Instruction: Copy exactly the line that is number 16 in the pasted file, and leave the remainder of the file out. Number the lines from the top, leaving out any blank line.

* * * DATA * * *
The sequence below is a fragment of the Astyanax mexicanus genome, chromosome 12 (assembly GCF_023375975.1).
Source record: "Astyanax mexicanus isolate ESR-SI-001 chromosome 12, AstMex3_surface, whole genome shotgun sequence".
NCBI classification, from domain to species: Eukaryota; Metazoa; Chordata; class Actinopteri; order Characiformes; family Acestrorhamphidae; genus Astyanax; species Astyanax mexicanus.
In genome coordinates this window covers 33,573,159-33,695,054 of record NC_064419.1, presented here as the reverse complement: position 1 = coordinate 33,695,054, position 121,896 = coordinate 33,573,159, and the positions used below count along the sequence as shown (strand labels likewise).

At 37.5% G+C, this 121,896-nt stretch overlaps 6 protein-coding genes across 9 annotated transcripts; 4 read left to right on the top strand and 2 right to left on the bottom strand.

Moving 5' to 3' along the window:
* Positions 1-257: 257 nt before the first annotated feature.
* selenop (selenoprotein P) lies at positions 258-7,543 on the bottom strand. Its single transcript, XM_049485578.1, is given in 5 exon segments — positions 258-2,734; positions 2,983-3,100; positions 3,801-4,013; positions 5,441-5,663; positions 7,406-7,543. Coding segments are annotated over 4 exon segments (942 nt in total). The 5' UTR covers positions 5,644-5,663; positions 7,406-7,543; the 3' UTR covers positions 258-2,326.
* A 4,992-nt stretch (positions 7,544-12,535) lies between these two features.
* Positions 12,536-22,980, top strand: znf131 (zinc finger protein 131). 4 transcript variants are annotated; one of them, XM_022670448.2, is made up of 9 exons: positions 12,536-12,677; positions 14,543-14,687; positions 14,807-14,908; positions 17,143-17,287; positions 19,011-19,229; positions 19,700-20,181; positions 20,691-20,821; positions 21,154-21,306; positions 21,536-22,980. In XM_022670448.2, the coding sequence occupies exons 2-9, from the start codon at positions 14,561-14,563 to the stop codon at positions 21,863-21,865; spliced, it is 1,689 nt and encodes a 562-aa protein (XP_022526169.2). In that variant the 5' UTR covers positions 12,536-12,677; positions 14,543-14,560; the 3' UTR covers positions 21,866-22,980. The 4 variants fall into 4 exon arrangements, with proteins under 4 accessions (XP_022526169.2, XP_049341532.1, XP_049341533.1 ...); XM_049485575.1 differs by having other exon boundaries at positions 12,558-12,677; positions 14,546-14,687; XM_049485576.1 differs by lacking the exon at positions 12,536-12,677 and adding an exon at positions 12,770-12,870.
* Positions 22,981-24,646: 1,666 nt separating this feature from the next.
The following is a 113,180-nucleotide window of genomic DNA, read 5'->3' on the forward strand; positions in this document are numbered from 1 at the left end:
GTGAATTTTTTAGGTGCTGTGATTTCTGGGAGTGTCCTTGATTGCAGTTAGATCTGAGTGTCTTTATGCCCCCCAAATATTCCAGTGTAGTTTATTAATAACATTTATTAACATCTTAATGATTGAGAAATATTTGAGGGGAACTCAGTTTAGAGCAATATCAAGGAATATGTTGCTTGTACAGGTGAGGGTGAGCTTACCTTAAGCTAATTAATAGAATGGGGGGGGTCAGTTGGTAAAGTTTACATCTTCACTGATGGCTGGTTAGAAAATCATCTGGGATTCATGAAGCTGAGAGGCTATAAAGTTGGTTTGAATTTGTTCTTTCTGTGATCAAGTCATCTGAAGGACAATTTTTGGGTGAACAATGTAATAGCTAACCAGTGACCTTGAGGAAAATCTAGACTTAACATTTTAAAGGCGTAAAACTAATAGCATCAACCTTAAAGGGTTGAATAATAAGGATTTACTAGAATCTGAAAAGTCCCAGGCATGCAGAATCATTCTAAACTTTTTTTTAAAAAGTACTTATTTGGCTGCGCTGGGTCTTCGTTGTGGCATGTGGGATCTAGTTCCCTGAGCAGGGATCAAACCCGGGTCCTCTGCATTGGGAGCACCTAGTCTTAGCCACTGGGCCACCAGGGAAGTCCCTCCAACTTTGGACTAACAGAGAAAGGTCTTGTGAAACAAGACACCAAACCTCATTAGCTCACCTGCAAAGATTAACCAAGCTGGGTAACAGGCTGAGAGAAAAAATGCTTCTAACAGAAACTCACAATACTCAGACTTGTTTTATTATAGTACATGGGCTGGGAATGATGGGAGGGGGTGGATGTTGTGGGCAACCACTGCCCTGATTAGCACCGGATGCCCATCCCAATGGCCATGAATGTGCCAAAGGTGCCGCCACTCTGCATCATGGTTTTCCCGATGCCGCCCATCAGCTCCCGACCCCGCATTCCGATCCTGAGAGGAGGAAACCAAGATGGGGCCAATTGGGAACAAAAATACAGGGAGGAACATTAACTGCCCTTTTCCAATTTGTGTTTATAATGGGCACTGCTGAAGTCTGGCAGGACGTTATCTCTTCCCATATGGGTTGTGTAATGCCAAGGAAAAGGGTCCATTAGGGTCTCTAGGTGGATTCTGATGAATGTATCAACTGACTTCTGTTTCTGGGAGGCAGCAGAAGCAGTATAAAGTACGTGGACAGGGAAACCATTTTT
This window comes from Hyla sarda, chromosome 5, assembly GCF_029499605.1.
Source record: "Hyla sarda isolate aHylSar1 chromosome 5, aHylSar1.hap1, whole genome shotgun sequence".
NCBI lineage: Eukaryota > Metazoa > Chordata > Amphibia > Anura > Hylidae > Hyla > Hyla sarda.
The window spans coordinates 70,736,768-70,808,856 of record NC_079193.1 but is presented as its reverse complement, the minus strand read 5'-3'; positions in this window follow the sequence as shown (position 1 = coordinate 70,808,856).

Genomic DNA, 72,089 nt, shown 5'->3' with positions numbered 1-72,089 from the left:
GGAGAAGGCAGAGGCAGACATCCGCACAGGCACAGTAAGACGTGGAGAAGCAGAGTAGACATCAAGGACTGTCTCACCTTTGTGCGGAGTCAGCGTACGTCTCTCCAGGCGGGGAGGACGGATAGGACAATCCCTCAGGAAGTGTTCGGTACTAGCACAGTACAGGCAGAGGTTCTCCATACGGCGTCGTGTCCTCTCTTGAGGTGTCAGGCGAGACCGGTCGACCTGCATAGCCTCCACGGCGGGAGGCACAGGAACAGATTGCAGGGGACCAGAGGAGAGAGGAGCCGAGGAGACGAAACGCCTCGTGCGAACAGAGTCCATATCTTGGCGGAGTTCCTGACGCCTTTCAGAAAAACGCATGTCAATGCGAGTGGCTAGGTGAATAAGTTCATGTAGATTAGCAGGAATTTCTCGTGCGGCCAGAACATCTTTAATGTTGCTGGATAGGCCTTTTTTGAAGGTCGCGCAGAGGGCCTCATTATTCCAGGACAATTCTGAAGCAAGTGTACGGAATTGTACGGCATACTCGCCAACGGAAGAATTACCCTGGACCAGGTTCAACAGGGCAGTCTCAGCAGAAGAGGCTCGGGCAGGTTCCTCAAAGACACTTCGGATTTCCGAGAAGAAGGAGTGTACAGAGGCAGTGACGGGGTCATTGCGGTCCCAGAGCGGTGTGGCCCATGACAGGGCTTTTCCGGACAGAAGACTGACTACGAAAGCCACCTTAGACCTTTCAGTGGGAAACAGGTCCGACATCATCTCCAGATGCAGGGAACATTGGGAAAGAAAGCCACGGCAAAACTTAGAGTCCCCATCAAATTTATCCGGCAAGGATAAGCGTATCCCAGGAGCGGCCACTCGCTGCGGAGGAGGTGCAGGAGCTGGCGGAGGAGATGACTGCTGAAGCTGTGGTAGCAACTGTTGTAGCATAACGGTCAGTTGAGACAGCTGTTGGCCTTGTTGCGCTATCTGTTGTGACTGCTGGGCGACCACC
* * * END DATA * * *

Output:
NCBI lineage: Eukaryota > Metazoa > Chordata > Amphibia > Anura > Hylidae > Hyla > Hyla sarda.